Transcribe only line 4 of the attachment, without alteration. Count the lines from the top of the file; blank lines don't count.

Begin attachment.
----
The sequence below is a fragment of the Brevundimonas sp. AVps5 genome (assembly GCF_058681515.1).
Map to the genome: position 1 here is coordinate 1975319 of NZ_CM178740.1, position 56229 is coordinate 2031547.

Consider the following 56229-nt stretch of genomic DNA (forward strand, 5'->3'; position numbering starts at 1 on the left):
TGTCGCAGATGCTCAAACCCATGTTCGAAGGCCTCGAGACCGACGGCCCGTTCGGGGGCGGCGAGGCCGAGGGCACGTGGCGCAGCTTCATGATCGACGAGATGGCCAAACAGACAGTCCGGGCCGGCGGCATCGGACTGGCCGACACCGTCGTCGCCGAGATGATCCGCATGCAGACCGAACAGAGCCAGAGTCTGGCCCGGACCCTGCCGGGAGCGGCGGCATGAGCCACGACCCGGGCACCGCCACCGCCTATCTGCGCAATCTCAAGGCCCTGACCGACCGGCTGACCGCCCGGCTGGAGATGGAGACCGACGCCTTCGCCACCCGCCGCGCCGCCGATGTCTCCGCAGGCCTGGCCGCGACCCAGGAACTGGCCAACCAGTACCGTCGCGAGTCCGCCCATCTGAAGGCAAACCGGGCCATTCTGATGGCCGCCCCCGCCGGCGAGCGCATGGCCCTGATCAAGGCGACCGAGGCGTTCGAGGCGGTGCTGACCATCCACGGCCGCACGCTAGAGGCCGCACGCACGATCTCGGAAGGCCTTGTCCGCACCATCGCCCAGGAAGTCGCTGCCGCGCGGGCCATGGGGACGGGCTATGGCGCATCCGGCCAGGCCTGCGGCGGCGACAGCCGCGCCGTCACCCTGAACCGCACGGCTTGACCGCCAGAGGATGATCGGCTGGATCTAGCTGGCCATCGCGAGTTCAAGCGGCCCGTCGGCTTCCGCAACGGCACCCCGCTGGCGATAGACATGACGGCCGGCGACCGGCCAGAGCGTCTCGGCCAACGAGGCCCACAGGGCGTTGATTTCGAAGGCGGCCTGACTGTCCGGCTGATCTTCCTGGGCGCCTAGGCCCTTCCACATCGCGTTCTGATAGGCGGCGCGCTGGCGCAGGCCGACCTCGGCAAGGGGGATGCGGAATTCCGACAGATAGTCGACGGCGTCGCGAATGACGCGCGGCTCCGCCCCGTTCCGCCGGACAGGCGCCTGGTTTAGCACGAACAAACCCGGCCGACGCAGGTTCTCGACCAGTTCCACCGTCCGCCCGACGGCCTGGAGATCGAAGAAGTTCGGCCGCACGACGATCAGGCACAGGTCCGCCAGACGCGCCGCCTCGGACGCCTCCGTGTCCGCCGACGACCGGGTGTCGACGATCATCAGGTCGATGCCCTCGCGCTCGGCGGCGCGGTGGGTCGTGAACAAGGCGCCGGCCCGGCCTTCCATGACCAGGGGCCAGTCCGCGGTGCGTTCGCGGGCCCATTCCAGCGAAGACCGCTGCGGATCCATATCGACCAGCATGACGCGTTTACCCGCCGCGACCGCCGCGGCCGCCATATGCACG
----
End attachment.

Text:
TGTCGCAGATGCTCAAACCCATGTTCGAAGGCCTCGAGACCGACGGCCCGTTCGGGGGCGGCGAGGCCGAGGGCACGTGGCGCAGCTTCATGATCGACGAGATGGCCAAACAGACAGTCCGGGCCGGCGGCATCGGACTGGCCGACACCGTCGTCGCCGAGATGATCCGCATGCAGACCGAACAGAGCCAGAGTCTGGCCCGGACCCTGCCGGGAGCGGCGGCATGAGCCACGACCCGGGCACCGCCACCGCCTATCTGCGCAATCTCAAGGCCCTGACCGACCGGCTGACCGCCCGGCTGGAGATGGAGACCGACGCCTTCGCCACCCGCCGCGCCGCCGATGTCTCCGCAGGCCTGGCCGCGACCCAGGAACTGGCCAACCAGTACCGTCGCGAGTCCGCCCATCTGAAGGCAAACCGGGCCATTCTGATGGCCGCCCCCGCCGGCGAGCGCATGGCCCTGATCAAGGCGACCGAGGCGTTCGAGGCGGTGCTGACCATCCACGGCCGCACGCTAGAGGCCGCACGCACGATCTCGGAAGGCCTTGTCCGCACCATCGCCCAGGAAGTCGCTGCCGCGCGGGCCATGGGGACGGGCTATGGCGCATCCGGCCAGGCCTGCGGCGGCGACAGCCGCGCCGTCACCCTGAACCGCACGGCTTGACCGCCAGAGGATGATCGGCTGGATCTAGCTGGCCATCGCGAGTTCAAGCGGCCCGTCGGCTTCCGCAACGGCACCCCGCTGGCGATAGACATGACGGCCGGCGACCGGCCAGAGCGTCTCGGCCAACGAGGCCCACAGGGCGTTGATTTCGAAGGCGGCCTGACTGTCCGGCTGATCTTCCTGGGCGCCTAGGCCCTTCCACATCGCGTTCTGATAGGCGGCGCGCTGGCGCAGGCCGACCTCGGCAAGGGGGATGCGGAATTCCGACAGATAGTCGACGGCGTCGCGAATGACGCGCGGCTCCGCCCCGTTCCGCCGGACAGGCGCCTGGTTTAGCACGAACAAACCCGGCCGACGCAGGTTCTCGACCAGTTCCACCGTCCGCCCGACGGCCTGGAGATCGAAGAAGTTCGGCCGCACGACGATCAGGCACAGGTCCGCCAGACGCGCCGCCTCGGACGCCTCCGTGTCCGCCGACGACCGGGTGTCGACGATCATCAGGTCGATGCCCTCGCGCTCGGCGGCGCGGTGGGTCGTGAACAAGGCGCCGGCCCGGCCTTCCATGACCAGGGGCCAGTCCGCGGTGCGTTCGCGGGCCCATTCCAGCGAAGACCGCTGCGGATCCATATCGACCAGCATGACGCGTTTACCCGCCGCGACCGCCGCGGCCGCCATATGCACG